• by squiggleslash (241428) on Tuesday March 25, 2008 @09:28PM (#22865168) Homepage Journal

              And the end users will learn what admins do, complain, and admins who subscribe to third party "anti-spam" solutions that use innuendo based logic to remove spam will get a well deserved roasting from their users.

              No, I'm not happy the innocent users are suffering either, but I'd argue that they already were, just less aware of what was going on (probably suffering occasional emails removed due to false positives without realizing it was due to deliberate administrator decisions, blaming instead "unreliable email" (clue: it really isn't unreliable any more, except for the effects of some of the more incompetent anti-spam solutions)

              Let's be clear here: the fact is these admins not only subscribed to an innuendo-based filtering system, but also didn't bother doing their job, monitoring the services they subscribe to and ensuring their system used it correctly. It's safe to say the users were suffering anyway, both because of the decisions the admins had made directly, and because of the general skill level of the admin whose services the users are relying upon. Hopefully for many of those users, this is a lesson in why not to trust the people they're currently relying upon.

              • by MrNaz (730548) on Tuesday March 25, 2008 @09:55PM (#22865286) Homepage
                I appreciate the ideas in your response, but I cannot even concede as far as your position. Let me ask you this: Would you be happy with somebody cutting the electricity to your house for a week to get you to complain to your power company about the fact that your neighbourhood has not yet been updated to use the latest most efficient transformers?
                • Re: (Score:2, Insightful)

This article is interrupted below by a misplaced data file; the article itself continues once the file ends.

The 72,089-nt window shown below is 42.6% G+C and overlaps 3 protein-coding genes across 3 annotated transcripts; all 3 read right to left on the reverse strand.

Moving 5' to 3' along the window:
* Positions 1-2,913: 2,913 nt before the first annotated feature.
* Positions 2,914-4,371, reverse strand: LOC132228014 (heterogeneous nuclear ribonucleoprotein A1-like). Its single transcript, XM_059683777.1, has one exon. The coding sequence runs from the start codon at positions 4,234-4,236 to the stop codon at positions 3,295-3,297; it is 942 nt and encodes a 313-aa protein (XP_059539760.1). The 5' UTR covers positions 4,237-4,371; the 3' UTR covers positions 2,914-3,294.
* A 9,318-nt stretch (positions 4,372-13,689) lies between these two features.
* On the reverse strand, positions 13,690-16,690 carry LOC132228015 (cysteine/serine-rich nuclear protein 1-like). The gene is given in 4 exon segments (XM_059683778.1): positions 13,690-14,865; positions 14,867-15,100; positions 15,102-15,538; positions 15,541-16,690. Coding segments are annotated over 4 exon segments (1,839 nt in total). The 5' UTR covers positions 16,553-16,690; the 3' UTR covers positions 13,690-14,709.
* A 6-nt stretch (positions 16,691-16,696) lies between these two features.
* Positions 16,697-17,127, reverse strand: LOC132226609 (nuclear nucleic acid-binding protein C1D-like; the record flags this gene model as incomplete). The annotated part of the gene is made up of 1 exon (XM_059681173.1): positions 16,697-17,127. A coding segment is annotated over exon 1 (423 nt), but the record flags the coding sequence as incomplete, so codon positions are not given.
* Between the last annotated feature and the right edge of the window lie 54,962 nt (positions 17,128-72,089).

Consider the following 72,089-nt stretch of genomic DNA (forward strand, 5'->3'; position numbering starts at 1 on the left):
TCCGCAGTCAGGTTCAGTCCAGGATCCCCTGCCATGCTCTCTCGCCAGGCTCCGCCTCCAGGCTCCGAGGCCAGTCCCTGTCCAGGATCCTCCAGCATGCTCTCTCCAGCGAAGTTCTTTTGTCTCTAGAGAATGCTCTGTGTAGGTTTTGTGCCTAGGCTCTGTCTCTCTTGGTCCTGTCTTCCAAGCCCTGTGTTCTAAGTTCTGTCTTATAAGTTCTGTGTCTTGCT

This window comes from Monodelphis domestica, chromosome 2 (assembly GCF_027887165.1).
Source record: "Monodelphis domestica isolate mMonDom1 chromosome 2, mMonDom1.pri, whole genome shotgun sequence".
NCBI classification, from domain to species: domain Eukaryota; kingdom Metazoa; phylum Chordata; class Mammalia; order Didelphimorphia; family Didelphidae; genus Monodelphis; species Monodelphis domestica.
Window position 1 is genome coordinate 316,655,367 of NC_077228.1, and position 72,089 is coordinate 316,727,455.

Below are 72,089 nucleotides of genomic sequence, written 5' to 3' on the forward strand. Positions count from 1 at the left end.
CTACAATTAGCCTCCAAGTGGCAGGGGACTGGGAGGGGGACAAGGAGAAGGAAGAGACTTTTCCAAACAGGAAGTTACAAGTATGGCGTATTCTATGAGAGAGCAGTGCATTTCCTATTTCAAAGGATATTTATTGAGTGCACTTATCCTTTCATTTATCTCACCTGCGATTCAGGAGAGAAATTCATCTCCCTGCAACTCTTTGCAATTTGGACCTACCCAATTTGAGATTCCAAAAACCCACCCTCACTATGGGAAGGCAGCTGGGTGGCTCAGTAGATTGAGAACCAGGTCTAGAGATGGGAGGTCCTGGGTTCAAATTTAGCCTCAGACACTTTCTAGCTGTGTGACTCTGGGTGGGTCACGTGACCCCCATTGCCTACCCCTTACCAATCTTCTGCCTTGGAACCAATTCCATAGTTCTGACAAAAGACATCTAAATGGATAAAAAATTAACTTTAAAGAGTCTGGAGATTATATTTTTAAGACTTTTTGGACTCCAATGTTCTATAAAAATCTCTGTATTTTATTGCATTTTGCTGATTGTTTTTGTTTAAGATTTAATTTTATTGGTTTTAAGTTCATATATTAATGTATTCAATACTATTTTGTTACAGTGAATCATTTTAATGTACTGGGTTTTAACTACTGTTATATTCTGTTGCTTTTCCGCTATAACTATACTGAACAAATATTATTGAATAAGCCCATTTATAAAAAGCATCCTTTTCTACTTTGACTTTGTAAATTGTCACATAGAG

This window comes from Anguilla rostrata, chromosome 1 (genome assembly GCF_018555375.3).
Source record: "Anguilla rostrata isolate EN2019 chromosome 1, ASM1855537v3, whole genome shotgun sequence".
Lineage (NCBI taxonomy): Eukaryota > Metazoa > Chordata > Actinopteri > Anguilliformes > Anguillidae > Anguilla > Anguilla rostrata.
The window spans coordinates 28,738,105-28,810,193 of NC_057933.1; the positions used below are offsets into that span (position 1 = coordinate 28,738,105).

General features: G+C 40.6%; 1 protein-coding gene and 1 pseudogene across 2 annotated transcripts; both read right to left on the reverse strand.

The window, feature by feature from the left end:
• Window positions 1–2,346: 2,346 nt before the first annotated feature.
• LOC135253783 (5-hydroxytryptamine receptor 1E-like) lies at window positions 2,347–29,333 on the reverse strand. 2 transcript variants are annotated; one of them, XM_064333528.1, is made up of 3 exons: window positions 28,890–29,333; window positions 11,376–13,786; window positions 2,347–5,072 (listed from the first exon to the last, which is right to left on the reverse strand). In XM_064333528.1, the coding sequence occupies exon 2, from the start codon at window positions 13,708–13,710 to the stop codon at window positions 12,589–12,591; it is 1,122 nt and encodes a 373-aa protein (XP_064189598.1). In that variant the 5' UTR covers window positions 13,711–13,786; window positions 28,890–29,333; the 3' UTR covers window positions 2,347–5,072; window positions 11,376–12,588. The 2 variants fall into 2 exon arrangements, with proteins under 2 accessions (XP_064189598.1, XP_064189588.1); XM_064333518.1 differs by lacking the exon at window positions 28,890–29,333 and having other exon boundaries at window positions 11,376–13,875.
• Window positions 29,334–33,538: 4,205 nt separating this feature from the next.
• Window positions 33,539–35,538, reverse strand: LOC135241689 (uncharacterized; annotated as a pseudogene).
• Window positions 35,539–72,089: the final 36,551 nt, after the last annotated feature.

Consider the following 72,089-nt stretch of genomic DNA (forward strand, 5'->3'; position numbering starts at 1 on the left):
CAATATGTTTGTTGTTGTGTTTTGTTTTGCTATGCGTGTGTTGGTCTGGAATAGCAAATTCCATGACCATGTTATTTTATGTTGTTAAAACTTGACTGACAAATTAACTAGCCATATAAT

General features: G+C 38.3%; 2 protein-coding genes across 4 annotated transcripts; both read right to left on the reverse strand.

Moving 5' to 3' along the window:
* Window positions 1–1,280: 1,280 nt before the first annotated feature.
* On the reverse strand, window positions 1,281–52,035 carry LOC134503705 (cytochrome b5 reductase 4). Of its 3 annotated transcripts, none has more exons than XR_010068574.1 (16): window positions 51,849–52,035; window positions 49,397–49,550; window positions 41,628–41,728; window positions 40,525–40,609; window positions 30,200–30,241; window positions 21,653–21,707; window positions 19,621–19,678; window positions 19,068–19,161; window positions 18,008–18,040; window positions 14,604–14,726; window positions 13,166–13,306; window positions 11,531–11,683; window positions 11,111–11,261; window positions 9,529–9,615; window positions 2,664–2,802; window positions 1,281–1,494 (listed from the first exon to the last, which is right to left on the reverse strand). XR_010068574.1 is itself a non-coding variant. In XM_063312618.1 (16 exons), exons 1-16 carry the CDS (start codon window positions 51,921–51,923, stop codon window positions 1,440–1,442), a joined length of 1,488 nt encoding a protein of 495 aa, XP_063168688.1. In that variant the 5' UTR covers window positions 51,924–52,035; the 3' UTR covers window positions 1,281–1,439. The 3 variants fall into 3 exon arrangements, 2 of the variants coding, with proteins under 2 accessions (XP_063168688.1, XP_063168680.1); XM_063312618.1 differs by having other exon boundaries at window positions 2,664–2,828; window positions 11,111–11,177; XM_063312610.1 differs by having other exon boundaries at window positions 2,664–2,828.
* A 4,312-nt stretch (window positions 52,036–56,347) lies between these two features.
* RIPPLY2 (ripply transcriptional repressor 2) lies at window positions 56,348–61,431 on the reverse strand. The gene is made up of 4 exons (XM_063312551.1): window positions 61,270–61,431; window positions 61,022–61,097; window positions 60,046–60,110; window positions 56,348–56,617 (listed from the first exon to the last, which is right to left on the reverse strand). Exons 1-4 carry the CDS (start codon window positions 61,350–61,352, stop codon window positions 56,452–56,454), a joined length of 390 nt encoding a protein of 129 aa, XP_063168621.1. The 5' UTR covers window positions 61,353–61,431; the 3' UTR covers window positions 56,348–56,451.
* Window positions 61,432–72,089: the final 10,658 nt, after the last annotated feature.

by timmarhy (659436)
                  thats a very poor analogy, because no one is paying for ORDB.

                  if you wanted to be more accurate, it's more like you've been using your neighbours power for free and they have cut you off in order to make you get your own connection with the power company.

                • by squiggleslash (241428) on Wednesday March 26, 2008 @06:08AM (#22867390) Homepage Journal

                  Nope, but the two situations aren't comparable. If your electricity was provided by a company that chose to prevent power surges by having a (well insulated) three year old frequently swing at the overhead wires with a pole, the other end of which was earthed, essentially earthing the power every few seconds, and if power was supplied in your area by a variety of organizations, rather than only one company, and if you actually live in an mud-hut village in the middle of the third world that's only been using power for a few years and which nobody is completely reliant or trusting of it, then yeah, I'd be in favor of that (now grown up) ex-three year old using his key to go into the "earthing room" and leaving the pole up there, denying power to the people who were subscribing to this incompetent organization.

                  Of course, that's a completely unrealistic scenario, which is why your analogy doesn't really work. In this case:

                  1. e-mail is too unreliable for anyone to consider it critical
                  2. The use of an innuendo-based filtering system has already contributed to the above. It is simply implausible that anyone who lost email as a result of ORDB's actions has come to rely upon it.
                  3. There are a choice of email administrators to the end users. They will be able to chose someone else.

                  I am sympathetic to the end users, but I think the end users were suffering before this, and for the most part, all this has done is show the users what the real cause of their long time woes are.

            • by timmarhy (659436)
              your logic is all messed up. on the one hand you say don't blame the admins, and on the other your saying they shouldn't be using a privately owned spam register like ORDB.

              which is it?

              it's about personal responsibility, ORDB was free, no one supported it in it's time of need so now it's shutting up shop.

            • Re: (Score:2, Insightful)

              by Anonymous Coward